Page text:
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4 New Jersey weed laws that need to change now

New Yorkers can consume in public, PA lawmakers want to allow edibles, but New Jersey still criminalizes the plant in far too many ways


The tri-state weed race is shaping up to be a marathon.

New Jersey beat neighbors in New York and Pennsylvania out of the gate by starting adult-use cannabis sales in April. But many smokers in The Garden State still face ridiculous hurdles to safe access and consumption, thanks to a few restrictions.

Over the Hudson River in New York City, millions are free to consume anywhere they can smoke tobacco. They just can’t buy it legally quite yet. And across the Delaware River in Pennsylvania, Gov. Tom Wolf is urging PA lawmakers to present a legal framework for a recreational market so he can sign adult-use into law. With 420-friendly Lt. Gov. John Fetterman leading primary polls, help should be on the way soon.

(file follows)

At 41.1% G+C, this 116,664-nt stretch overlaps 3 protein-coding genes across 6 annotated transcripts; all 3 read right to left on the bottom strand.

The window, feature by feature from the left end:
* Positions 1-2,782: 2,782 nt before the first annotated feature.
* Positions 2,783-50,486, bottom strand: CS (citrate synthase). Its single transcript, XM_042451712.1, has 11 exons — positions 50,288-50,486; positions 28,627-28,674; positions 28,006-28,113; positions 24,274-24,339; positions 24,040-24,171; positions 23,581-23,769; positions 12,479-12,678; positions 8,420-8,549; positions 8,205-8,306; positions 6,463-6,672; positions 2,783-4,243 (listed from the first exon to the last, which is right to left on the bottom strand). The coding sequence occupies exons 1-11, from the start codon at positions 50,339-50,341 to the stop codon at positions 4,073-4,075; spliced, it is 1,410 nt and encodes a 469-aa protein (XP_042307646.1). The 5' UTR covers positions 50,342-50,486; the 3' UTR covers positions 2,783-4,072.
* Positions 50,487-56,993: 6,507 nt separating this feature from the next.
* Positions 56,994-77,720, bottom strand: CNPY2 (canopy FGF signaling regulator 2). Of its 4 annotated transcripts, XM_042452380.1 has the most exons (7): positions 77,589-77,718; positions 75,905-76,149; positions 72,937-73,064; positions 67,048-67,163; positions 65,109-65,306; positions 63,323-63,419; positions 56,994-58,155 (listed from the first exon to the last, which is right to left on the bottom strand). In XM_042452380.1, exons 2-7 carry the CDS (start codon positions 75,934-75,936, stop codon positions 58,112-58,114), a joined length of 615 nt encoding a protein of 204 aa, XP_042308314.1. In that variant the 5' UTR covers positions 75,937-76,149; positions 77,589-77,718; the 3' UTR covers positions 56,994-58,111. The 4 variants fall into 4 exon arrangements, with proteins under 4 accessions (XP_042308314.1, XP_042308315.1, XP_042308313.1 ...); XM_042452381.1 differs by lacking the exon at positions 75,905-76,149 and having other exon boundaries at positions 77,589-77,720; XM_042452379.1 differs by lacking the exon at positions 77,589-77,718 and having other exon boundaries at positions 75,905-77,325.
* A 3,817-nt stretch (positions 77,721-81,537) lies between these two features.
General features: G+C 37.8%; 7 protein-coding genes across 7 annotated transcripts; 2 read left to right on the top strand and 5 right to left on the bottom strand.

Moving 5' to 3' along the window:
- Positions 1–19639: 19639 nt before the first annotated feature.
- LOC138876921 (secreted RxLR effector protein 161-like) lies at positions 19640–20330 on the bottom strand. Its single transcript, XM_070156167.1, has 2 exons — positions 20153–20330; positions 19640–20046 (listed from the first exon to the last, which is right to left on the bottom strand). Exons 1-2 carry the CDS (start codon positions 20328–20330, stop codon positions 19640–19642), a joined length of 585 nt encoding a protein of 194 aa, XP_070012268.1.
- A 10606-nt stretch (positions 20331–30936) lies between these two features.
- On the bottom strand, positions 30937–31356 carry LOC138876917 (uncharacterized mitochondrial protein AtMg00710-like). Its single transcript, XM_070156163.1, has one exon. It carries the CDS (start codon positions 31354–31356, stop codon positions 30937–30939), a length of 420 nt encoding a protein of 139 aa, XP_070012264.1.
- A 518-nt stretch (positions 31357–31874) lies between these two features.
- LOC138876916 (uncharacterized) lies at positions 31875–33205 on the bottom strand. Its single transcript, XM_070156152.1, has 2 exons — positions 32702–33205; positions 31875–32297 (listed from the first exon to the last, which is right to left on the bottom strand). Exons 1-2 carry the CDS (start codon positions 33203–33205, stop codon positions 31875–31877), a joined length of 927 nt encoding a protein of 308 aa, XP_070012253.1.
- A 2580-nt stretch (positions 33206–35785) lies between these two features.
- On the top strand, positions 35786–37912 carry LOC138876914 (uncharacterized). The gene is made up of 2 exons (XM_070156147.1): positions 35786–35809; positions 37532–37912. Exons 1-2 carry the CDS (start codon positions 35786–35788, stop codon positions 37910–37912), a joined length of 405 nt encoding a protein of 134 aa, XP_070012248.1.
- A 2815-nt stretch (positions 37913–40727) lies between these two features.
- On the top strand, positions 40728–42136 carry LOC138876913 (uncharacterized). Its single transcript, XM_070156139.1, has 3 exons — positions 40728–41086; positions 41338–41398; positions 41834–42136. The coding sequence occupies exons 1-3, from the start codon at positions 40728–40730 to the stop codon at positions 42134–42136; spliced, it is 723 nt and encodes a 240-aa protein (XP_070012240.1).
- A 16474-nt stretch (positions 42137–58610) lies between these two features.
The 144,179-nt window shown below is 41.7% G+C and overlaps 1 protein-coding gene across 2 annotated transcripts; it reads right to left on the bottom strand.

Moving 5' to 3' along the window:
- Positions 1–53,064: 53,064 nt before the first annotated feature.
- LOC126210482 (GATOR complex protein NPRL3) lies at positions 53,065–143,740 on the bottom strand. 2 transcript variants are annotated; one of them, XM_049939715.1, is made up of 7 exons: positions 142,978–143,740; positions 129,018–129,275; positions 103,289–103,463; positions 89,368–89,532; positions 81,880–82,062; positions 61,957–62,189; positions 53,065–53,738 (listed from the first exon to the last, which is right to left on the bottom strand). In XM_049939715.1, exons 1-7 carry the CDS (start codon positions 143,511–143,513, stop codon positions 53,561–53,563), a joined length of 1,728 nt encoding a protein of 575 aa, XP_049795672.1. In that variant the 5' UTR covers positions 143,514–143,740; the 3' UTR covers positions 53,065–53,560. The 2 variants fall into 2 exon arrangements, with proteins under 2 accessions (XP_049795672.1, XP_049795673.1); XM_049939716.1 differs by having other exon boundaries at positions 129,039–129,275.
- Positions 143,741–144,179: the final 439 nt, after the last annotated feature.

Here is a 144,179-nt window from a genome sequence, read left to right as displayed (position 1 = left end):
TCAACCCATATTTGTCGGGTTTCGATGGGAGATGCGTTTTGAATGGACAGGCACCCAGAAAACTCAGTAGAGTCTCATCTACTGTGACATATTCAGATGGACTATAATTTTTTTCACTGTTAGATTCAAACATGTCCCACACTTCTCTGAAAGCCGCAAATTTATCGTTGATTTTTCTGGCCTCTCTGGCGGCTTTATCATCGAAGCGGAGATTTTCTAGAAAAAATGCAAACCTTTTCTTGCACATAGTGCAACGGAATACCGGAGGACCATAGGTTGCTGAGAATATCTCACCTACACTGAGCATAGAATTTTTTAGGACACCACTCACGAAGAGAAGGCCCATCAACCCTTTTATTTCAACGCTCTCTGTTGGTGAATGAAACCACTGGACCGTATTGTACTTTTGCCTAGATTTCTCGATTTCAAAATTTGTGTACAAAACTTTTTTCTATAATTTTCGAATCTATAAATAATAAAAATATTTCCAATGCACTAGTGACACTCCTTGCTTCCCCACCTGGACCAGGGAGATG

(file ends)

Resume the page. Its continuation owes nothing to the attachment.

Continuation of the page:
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This NJ dispensary is booming thanks to Pennsylvania’s bad weed laws

That’s why New Jersey could see its early lead in the tri-state race evaporate, especially if lawmakers and regulators don’t address major holes in the state’s current cannabis policy.

It’s nice that NJ police officers are ready to escort you across the street to one of the state’s 13 (and counting) dispensaries. But that same officer might also bust you for smoking your taxed weed in a local park, in a parked car, or even your rented home or apartment.

Plus, NJ still has strict laws against homegrow and edibles, as law enforcement continues to criminalize a plant that’s projected to make billions for the state.

Here are the four weed laws that must change to create safer and more equitable access across The Garden State.